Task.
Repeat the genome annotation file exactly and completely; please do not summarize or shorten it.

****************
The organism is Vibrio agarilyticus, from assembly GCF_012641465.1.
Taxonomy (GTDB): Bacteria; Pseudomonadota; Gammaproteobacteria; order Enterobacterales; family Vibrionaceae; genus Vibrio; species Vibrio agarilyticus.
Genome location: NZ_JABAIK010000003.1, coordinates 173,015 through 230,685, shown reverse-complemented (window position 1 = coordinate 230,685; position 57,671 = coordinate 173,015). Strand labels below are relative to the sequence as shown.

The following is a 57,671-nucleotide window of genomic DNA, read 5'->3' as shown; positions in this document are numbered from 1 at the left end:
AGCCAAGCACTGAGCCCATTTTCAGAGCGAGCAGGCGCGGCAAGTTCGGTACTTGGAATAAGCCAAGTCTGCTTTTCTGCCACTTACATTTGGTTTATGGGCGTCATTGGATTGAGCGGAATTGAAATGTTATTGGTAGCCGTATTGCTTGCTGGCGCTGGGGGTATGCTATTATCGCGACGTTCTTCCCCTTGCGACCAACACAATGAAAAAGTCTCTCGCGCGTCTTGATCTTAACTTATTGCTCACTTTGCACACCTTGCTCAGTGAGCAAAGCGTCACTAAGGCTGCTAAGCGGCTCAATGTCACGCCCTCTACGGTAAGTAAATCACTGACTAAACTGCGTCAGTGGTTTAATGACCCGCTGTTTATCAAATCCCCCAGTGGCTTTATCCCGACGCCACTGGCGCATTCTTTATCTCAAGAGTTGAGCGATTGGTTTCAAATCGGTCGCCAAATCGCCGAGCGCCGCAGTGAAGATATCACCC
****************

The organism is Vibrio agarilyticus, from assembly GCF_012641465.1.
Taxonomy (GTDB): Bacteria; Pseudomonadota; Gammaproteobacteria; order Enterobacterales; family Vibrionaceae; genus Vibrio; species Vibrio agarilyticus.
Genome location: NZ_JABAIK010000003.1, coordinates 173,015 through 230,685, shown reverse-complemented (window position 1 = coordinate 230,685; position 57,671 = coordinate 173,015). Strand labels below are relative to the sequence as shown.

The following is a 57,671-nucleotide window of genomic DNA, read 5'->3' as shown; positions in this document are numbered from 1 at the left end:
AGCCAAGCACTGAGCCCATTTTCAGAGCGAGCAGGCGCGGCAAGTTCGGTACTTGGAATAAGCCAAGTCTGCTTTTCTGCCACTTACATTTGGTTTATGGGCGTCATTGGATTGAGCGGAATTGAAATGTTATTGGTAGCCGTATTGCTTGCTGGCGCTGGGGGTATGCTATTATCGCGACGTTCTTCCCCTTGCGACCAACACAATGAAAAAGTCTCTCGCGCGTCTTGATCTTAACTTATTGCTCACTTTGCACACCTTGCTCAGTGAGCAAAGCGTCACTAAGGCTGCTAAGCGGCTCAATGTCACGCCCTCTACGGTAAGTAAATCACTGACTAAACTGCGTCAGTGGTTTAATGACCCGCTGTTTATCAAATCCCCCAGTGGCTTTATCCCGACGCCACTGGCGCATTCTTTATCTCAAGAGTTGAGCGATTGGTTTCAAATCGGTCGCCAAATCGCCGAGCGCCGCAGTGAAGATATCACCC